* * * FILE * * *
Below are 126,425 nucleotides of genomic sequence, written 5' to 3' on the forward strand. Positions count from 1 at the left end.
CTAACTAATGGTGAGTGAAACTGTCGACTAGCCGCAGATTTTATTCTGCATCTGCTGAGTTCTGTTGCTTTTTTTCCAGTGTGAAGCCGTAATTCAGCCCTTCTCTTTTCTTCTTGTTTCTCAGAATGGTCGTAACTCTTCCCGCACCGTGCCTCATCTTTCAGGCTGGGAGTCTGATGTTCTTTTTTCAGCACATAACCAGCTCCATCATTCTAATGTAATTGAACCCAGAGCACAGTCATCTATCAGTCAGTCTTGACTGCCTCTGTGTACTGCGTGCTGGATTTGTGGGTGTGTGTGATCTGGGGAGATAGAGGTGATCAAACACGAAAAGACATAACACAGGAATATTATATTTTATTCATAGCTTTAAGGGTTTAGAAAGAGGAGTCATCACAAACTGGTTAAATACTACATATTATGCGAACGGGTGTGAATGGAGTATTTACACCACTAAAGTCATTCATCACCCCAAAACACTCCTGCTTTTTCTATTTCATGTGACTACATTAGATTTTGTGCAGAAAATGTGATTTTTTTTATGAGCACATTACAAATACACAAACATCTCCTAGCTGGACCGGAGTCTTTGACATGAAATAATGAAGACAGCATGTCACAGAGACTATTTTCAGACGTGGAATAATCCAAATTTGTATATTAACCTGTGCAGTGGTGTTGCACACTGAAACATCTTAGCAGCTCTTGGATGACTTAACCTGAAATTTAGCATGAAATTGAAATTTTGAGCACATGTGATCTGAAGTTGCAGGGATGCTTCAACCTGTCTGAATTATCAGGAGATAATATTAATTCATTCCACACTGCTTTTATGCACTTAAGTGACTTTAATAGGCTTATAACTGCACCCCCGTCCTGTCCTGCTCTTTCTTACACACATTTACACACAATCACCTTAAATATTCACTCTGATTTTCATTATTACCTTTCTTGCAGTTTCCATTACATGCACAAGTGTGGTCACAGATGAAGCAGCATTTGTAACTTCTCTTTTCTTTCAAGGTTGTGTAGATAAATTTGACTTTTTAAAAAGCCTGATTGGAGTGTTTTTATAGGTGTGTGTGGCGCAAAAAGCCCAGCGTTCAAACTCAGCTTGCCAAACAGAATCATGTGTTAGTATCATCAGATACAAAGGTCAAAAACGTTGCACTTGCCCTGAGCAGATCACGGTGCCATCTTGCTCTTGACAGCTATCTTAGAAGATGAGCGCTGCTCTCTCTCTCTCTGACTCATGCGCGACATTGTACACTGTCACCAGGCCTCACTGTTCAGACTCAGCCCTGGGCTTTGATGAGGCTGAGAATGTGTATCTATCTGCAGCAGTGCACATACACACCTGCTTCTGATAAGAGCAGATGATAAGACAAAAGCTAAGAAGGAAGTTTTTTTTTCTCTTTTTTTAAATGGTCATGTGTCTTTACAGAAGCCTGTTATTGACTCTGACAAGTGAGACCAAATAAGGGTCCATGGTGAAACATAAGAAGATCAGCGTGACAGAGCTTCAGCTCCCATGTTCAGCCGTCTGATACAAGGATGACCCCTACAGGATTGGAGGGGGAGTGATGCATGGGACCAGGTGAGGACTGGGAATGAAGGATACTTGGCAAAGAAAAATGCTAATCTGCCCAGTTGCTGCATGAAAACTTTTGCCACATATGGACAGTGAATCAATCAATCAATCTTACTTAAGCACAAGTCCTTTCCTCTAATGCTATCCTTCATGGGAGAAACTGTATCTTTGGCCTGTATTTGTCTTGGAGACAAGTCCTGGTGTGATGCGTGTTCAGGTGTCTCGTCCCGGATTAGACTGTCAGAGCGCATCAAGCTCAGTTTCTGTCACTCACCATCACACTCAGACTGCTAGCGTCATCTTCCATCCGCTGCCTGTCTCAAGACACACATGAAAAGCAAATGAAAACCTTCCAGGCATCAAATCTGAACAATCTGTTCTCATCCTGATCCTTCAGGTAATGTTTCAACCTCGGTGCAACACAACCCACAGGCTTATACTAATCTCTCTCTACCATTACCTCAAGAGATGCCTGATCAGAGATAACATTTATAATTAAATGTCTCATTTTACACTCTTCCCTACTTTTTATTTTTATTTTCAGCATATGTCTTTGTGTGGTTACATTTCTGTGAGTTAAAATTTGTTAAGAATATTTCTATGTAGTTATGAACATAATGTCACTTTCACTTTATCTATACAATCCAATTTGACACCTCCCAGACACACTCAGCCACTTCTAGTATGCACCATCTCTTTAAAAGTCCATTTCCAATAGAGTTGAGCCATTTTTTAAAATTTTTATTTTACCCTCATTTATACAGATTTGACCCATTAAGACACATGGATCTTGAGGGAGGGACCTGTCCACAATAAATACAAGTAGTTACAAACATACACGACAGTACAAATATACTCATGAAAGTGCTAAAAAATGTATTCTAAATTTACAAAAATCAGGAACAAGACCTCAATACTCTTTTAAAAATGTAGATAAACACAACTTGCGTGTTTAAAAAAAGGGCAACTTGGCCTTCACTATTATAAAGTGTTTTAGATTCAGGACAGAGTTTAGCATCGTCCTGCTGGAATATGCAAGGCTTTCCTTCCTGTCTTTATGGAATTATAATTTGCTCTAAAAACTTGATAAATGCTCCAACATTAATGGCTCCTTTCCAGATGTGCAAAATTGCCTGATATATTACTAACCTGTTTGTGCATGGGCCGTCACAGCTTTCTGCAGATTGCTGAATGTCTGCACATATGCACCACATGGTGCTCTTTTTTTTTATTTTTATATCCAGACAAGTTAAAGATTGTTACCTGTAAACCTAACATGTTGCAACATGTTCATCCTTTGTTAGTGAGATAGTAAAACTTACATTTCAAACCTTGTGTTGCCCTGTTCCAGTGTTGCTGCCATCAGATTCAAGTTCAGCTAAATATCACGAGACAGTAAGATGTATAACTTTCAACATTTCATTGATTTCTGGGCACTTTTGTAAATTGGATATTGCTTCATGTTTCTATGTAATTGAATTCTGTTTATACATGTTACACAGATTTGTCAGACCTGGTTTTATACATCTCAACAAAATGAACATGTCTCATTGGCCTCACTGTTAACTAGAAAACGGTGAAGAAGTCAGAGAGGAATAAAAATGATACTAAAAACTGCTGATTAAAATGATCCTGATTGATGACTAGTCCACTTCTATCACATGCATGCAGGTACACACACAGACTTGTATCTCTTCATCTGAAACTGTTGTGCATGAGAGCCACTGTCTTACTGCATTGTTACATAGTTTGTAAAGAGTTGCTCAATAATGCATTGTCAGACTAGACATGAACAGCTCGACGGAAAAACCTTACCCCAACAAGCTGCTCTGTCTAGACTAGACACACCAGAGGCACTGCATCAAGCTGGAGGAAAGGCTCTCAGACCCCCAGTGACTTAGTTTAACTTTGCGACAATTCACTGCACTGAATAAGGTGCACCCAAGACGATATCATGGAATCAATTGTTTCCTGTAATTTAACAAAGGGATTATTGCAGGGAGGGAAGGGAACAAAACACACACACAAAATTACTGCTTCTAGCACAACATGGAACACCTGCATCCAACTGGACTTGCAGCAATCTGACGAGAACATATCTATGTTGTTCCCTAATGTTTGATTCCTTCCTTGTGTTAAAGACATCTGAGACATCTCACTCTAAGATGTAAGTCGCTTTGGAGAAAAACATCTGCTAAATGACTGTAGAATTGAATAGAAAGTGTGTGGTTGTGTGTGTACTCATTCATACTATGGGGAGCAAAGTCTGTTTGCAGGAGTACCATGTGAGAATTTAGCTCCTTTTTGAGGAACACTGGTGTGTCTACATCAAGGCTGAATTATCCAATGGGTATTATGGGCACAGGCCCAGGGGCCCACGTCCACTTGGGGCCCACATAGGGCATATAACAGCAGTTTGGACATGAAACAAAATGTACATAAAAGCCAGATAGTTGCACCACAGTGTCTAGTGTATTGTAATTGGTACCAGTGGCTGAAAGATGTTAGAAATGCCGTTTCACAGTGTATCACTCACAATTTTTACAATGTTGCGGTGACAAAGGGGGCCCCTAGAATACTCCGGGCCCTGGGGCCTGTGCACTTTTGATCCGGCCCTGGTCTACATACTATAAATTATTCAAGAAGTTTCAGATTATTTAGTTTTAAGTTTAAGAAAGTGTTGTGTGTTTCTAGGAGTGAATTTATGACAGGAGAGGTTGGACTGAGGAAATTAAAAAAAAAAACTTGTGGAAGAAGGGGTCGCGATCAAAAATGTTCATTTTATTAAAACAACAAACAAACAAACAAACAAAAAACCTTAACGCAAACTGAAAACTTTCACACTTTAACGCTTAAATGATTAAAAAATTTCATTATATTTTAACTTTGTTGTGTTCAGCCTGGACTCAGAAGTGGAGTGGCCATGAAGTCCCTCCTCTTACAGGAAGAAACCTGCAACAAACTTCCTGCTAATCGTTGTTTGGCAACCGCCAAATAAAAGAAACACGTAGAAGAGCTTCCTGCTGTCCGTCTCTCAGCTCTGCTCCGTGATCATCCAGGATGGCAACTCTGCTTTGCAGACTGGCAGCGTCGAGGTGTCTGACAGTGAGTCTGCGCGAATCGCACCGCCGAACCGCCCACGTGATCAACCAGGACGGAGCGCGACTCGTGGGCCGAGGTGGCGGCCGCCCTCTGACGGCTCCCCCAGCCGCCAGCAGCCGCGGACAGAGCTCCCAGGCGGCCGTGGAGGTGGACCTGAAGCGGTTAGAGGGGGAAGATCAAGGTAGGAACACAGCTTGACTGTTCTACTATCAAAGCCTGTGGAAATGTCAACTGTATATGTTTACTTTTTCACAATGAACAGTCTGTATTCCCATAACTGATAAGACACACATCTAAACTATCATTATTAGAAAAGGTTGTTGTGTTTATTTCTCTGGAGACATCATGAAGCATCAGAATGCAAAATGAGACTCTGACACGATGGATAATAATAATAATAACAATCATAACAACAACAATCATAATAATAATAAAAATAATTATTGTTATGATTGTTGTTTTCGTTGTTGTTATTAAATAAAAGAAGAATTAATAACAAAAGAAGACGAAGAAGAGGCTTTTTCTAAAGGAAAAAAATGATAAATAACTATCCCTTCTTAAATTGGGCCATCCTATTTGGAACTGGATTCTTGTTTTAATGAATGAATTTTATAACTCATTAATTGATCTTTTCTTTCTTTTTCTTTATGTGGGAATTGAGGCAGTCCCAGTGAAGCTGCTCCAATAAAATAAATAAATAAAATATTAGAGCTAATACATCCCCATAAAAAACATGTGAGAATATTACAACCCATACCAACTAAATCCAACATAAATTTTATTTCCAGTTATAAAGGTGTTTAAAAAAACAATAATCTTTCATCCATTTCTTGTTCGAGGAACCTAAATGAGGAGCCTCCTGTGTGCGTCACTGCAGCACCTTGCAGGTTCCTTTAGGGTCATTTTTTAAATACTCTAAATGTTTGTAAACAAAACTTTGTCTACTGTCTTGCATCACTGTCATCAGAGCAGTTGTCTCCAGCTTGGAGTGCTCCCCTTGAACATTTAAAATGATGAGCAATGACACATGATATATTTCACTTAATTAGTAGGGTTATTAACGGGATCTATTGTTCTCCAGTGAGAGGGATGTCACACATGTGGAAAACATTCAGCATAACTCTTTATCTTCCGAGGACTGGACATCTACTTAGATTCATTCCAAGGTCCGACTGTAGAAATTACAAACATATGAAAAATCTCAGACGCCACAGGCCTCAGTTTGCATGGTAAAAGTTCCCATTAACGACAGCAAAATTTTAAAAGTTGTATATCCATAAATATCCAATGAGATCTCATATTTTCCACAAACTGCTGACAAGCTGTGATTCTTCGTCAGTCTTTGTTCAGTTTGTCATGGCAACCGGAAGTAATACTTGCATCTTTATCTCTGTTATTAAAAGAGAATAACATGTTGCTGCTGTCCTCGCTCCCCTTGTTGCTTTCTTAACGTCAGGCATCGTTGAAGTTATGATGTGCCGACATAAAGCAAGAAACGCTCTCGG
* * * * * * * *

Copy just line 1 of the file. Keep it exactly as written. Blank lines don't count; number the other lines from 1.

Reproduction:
Below are 126,425 nucleotides of genomic sequence, written 5' to 3' on the forward strand. Positions count from 1 at the left end.